Former South African President Nelson Mandela said today that he gained strength during his many years of imprisonment by thinking about Michael Jackson, adding that the King of Pop continues to be a source of inspiration for him today.

“When you are behind bars with no hope of release, you need to find strength wherever you can,” Mandela said in an exclusive interview with a Danish magazine. “Personally, I found strength in Michael Jackson.”

The former South African president said that while imprisoned in the 1980s, he drew emotional sustenance from following Jackson’s recording career. “It took great courage to leave the Jackson Five and go solo,” Mandela said. “I thought to myself, if he had the courage to do that, I, too, must have the will to go on.”

Even to this day, Mandela said, Michael Jackson is “a constant source of inspiration,” adding, “When I am not drawing strength from Michael Jackson, I am drawing strength from Martha Stewart.”

Jackson received kind words from another international icon today, the boxer Muhammad Ali, who told a Norwegian newspaper that he, too, draws inspiration from the platinum-selling recording artist.

“When people ask me where I get my strength from, I tell them that I look at the man Michael Jackson looks at when he looks at the man in the mirror,” the former heavyweight champion said.

Elsewhere, with enlistment levels falling, the Pentagon said it would focus its recruitment effort on people who had not read a newspaper in the past two years.

Borowitz mentions a “Danish interview” but there is no link to this source and all searches for it have only led me down a dead end path. It seems likely that, in fact, there was never any such “source” at all; that this is simply a fabricated story meant to poke fun at Michael and to mock his friendship with Mandela. In March of 2005, this would have been the height of the Arvizo trial (around the time of the infamous “Pajama Day”) and a time when mockery and satire of Michael Jackson in the press was at its unchecked height.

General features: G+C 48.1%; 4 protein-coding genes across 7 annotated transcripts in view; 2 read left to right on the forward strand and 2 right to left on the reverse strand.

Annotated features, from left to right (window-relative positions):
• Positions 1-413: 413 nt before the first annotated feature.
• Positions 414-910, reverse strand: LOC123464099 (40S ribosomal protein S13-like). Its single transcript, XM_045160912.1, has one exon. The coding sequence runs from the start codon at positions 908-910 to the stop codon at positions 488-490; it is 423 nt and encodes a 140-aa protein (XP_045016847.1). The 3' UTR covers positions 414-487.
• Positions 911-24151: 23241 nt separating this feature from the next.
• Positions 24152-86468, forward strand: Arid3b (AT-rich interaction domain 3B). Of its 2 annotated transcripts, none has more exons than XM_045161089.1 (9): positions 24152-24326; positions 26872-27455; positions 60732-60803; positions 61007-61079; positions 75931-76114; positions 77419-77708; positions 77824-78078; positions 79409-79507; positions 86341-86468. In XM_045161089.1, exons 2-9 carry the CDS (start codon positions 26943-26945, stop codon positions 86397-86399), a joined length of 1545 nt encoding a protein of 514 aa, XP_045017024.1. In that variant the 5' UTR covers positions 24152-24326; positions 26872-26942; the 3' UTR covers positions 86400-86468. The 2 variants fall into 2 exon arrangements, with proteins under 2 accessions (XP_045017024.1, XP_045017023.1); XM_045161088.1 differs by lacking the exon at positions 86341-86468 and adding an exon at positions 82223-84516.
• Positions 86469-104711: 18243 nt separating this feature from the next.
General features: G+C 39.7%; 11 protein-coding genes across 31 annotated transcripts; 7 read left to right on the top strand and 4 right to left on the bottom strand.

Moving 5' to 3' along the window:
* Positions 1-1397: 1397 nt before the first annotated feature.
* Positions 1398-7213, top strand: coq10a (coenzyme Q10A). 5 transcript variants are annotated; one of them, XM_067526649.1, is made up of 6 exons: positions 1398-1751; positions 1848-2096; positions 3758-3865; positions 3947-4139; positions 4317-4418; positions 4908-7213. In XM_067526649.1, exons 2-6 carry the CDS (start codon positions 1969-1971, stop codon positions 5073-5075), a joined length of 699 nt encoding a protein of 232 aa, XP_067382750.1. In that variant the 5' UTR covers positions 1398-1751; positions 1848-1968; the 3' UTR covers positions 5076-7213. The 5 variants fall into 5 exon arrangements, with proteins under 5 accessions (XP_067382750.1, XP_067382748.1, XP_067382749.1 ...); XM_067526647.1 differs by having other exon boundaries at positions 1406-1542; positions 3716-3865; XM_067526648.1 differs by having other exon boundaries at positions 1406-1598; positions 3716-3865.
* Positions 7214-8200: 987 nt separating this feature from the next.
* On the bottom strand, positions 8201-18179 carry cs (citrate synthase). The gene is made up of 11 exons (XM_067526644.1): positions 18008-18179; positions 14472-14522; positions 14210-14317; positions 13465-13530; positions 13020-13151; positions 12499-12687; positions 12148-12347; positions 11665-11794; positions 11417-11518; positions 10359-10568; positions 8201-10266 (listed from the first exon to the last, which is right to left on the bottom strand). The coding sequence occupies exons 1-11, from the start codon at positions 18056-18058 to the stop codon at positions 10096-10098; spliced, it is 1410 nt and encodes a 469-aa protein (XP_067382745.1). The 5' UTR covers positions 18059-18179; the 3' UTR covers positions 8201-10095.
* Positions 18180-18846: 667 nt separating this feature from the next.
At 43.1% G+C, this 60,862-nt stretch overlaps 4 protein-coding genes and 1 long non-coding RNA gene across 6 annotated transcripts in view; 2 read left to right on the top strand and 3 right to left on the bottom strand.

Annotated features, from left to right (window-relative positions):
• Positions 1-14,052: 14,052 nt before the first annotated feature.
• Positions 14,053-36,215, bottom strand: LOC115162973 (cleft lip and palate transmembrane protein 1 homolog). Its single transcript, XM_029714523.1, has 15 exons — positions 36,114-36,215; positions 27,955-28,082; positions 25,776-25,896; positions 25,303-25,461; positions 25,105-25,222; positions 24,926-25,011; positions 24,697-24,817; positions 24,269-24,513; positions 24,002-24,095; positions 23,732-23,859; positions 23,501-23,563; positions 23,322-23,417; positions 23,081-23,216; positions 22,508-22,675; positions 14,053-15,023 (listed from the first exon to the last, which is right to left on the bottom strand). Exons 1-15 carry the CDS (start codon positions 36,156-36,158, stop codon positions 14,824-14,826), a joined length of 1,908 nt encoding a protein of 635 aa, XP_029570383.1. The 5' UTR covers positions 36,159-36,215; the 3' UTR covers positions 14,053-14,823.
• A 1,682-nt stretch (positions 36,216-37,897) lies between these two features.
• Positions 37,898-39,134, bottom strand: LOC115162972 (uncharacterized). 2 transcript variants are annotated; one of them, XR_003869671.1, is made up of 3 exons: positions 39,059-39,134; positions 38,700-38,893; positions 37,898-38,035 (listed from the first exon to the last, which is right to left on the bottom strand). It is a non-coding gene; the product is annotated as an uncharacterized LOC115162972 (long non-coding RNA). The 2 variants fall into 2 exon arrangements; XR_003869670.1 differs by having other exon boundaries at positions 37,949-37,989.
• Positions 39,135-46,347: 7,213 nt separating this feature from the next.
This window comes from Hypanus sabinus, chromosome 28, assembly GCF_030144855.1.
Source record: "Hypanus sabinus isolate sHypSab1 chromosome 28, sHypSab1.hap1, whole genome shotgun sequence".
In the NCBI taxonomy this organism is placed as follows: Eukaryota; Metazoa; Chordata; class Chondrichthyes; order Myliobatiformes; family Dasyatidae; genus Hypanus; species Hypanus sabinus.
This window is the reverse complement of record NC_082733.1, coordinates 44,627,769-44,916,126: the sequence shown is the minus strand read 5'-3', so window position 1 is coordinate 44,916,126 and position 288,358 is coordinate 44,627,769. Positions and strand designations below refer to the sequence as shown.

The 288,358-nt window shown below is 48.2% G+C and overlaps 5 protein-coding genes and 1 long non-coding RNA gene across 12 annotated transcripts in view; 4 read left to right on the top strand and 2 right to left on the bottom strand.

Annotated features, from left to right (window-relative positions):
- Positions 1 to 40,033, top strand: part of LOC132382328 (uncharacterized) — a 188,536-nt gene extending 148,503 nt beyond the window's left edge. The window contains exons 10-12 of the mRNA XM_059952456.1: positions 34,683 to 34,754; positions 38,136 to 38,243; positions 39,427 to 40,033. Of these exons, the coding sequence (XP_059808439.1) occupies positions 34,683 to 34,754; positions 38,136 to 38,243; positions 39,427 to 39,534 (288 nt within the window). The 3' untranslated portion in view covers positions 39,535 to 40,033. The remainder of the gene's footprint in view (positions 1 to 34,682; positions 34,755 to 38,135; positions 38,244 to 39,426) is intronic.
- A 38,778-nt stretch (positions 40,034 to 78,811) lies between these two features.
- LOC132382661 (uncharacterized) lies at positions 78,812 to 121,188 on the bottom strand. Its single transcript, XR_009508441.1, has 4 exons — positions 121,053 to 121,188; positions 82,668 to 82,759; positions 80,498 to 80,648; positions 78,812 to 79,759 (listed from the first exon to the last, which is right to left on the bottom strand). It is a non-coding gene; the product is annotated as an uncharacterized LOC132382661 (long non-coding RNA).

If anyone does know of the actual existence of this “Danish interview” I would love to know, but so far I have found nothing. And now I am finding it somewhat troubling and disturbing that so many fans are attributing a quote about Michael to Mandela that he not only never made, but that may have had its origins in a satiric article that was actually mocking their friendship. I hope I will be proven wrong, but until I see from it this actual “Danish source” and from anyone other than Andy Borowitz, I am calling hoax.

In Pretoria, South Africa, 1996:


However, allow me to just close this out by reminding you all what has always been said about small minds. Michael Jackson and Nelson Mandela did not have to prove to the world what their friendship meant, nor did they owe any explanations.

Nor did they have to “prove” what courage, grace, humility, and living your life by example meant.

Imagine Being Joe And Katherine, And Knowing That Little Boy You Gave Birth To And Raised In A Two-Room House Is Now Introducing You To The Leaders Of The World!
Imagine Being Joe And Katherine, And Knowing That Little Boy You Gave Birth To And Raised In A Two-Room House Is Now Introducing You To The Leaders Of The World!

When both of these men died the world stopped in its tracks and mourned, however briefly.  Both accomplished more, and did more for humanity, than all of the Andy Borowitzes of the world combined. All mockery aside, it wouldn’t surprise me if Nelson Mandela found courage and inspiration in Michael, even if only through his music. Mandela was a man whose heart had not been touched by bitterness, as Michael himself noted; a man who, for all that he had been through, still loved to dance, laugh and party. Don’t believe me, just read this account from a writer who still remembers vividly the day he saw Nelson Mandela dance: